Leucosphenite, Searlesite, Crocidolite, Shortite (Kermit
Poulson No. 1 well, Utah, USA); Trona, Nahcolite, Shortite,
Northupite (Mapco Shrine Hospital #1 well, Utah, USA).
Eitelite is an extremely rare carbonate mineral species
found at only a very few localities worldwide. Although
mindat.org lists several localities, the only sources
of any samples seems to be in the US at the Mapco Shrine Hospital No. 1 well, Duchesne County, Utah
and at the Westvaco Mine, Green River formation, Sweetwater County, Wyoming.
Of these two locations only the Wesvaco Mine has produced
crystals large enough to be faceted. The crystals from
there are large and unprecedented for the species. They
are also very attractive with colors of pale to straw
yellow with translucence and vitreous luster. The Westvaco
Mine crystals are a relatively new find first presented
at the 2012 Tucson Gem and Mineral show.
magnesium carbonate (Eitelite) had been known from laboratory
experiments long before it was found as a natural mineral.
In 1851 De Sainte-Claire Deville found that the anhydrous
double carbonate formed when heating a concentrated
solution of sodium carbonate with magnesium bicarbonate
to boiling point.
Eitelite was first discovered in 1954 in a core sample
from about 2,800 feet deep in the Carter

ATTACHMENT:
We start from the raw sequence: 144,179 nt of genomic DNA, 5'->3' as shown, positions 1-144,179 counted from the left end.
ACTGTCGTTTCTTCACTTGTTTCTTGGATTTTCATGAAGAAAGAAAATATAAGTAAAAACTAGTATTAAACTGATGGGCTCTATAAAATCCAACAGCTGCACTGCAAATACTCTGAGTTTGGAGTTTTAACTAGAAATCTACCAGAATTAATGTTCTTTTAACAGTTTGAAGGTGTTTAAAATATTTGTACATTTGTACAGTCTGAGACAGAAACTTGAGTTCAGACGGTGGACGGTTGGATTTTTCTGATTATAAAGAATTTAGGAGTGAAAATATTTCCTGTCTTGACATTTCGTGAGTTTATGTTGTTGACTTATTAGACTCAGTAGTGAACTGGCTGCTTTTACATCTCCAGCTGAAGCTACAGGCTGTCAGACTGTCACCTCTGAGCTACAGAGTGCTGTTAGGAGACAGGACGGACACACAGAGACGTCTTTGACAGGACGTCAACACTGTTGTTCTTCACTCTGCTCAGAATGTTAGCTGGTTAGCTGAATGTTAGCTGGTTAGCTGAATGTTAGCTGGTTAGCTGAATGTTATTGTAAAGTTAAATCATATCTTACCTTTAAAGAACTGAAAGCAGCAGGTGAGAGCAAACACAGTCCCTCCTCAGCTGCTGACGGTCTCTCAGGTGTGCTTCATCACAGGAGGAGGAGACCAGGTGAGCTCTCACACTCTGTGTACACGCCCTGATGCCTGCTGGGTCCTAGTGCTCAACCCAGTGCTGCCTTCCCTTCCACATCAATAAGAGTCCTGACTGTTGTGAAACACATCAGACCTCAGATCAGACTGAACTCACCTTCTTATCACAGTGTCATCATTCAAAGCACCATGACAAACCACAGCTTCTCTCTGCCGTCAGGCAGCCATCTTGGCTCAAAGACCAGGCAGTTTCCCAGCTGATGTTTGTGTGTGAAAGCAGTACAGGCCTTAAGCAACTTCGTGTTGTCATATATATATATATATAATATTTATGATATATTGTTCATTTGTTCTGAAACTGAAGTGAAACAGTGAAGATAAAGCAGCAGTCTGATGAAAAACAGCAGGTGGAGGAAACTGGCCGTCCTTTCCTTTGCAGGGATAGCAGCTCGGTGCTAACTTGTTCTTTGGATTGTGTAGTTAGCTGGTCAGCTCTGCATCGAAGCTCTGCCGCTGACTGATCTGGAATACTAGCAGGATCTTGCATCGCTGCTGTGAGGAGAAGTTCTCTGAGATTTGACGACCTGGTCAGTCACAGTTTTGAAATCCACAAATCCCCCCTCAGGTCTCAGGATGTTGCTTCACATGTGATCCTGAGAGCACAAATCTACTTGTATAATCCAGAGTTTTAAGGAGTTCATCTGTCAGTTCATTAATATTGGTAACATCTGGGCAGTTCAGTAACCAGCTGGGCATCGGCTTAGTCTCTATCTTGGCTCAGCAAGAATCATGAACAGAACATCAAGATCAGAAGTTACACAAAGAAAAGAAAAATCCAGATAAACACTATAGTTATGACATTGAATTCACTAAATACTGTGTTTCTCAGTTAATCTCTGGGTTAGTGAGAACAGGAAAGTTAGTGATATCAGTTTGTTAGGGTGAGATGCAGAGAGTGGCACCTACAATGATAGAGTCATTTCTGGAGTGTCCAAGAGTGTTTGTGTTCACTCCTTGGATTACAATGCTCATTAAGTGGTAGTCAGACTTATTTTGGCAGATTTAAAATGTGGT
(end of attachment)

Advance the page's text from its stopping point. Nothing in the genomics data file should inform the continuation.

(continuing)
Oil Company Kermit Poulson No. 1 Well, Duchesne County,
Utah, USA and
first analysed and described in 1955 by Charles Milton,
J. M. Axelrod and F. S. Grimaldi.
It was found in association with minerals such
Coincidentally, Shortite is another carbonate mineral
that was also discovered in a well
was named to honor Dr. Wilhelm Hermann Julius Eitel
(1891–1979), founder and Director of the Institute of
Silicate Research, University of Toledo, Toledo, Ohio,
USA, who first synthesized the compound. German born
Eitel was among about 1,500 leading German scientists
brought to the United States after World War II in Operation
Paperclip, a postwar organization of scientific consultants
whose task was to bring German scientists to America.
He served as a consultant and research scientist for
the U. S. Navy, and came to the University of Toledo in
1952 to establish the Institute of Silicate Research.
The Institute has been renamed "The Eitel Institute
for Silicate Research" in honor of the director
emeritus. Dr. Eitel, who was proficient in twelve languages,
was the author of numerous scientific articles and books.
He had just completed volume 8 of his monograph series "Physical
Chemistry of Silicates", when he died.
the USA, in Utah, from drill core in the Green River
Formation, in Duchesne County, at the Kermit Poulson
No. 1 well and abundant in large crystals in the Mapco
Shrine Hospital #1 well; in the South Ouray well, Uintah
County. In Canada at the Ekati Mine, Lac de Gras, Northwest Territories.
From the Vuonnemiok River Valley, Khibiny massif, Kola
Peninsula, Russia. From Mahla Crater, Meidob Hills, South Darfur Wilayah, Sudan.
At the Darai-Pioz Glacier, Alai Range, Tien Shan Mtn, Region of Republican Subordination, Tajikistan.